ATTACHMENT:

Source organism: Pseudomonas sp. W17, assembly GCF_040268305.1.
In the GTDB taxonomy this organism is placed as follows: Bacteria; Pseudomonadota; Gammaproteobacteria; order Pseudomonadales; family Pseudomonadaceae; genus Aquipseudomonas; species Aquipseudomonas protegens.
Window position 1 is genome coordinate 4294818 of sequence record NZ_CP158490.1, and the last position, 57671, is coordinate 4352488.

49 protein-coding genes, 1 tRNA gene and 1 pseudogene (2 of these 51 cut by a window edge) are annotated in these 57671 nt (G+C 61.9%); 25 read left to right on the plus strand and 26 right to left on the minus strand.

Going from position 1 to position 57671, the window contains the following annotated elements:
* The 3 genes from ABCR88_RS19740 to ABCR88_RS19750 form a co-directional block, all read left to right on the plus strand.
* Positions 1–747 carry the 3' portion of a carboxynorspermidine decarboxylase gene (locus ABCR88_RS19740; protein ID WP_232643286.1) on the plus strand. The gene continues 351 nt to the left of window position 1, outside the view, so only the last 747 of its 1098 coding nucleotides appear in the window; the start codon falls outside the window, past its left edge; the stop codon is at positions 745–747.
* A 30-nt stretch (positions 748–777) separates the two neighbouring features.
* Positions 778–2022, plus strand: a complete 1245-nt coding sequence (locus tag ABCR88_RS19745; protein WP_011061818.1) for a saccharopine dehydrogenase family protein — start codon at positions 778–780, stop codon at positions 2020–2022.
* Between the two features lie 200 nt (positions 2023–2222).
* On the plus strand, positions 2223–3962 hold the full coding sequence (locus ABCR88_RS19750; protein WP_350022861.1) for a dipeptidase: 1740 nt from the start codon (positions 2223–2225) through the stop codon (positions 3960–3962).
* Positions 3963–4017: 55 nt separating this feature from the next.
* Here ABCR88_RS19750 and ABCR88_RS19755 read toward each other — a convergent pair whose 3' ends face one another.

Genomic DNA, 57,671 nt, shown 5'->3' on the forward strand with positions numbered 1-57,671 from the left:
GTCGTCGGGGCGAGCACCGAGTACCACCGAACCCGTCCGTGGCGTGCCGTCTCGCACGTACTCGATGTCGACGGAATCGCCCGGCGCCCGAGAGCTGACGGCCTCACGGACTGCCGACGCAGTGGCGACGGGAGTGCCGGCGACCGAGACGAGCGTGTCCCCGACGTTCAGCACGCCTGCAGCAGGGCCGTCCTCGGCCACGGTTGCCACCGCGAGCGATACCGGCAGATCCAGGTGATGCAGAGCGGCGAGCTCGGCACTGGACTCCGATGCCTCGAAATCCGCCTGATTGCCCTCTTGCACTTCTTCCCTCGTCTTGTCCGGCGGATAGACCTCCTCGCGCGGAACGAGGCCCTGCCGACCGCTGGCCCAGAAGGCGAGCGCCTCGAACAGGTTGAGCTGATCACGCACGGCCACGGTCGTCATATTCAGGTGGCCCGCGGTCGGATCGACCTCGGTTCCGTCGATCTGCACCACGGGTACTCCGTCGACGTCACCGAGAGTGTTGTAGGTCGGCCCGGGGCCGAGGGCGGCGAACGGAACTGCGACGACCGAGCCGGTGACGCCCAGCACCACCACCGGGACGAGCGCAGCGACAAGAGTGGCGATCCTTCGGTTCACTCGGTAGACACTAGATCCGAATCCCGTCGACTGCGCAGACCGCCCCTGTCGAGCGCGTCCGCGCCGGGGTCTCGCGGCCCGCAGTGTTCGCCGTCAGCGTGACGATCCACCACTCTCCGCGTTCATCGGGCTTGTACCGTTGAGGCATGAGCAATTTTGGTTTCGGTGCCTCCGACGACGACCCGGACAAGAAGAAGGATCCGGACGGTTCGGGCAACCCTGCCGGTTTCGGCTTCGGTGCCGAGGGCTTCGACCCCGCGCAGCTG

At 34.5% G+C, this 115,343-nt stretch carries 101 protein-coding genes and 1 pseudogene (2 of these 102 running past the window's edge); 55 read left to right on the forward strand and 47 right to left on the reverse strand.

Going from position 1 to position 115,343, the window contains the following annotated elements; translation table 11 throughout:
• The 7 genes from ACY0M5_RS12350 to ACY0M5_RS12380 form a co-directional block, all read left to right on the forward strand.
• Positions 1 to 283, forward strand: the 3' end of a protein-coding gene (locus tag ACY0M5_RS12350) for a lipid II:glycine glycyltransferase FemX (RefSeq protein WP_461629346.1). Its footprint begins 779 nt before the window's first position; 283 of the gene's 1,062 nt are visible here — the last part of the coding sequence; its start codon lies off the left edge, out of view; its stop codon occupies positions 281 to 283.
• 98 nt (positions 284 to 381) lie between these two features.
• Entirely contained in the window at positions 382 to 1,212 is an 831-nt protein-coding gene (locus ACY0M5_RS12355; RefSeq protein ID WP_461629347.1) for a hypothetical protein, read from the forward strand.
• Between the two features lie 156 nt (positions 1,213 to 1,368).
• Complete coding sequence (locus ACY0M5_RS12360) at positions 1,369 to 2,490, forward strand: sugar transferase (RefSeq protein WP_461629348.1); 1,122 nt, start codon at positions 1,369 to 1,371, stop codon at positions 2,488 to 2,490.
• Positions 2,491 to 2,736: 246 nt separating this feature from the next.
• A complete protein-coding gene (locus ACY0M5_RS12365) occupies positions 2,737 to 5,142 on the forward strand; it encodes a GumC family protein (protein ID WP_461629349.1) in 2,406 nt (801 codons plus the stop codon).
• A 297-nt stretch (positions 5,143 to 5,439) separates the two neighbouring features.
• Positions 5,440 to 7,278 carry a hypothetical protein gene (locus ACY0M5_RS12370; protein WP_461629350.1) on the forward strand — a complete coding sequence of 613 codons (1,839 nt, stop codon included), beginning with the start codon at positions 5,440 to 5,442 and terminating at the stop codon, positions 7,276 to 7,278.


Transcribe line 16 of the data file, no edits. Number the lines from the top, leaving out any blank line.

At 34.5% G+C, this 115,343-nt stretch carries 101 protein-coding genes and 1 pseudogene (2 of these 102 running past the window's edge); 55 read left to right on the forward strand and 47 right to left on the reverse strand.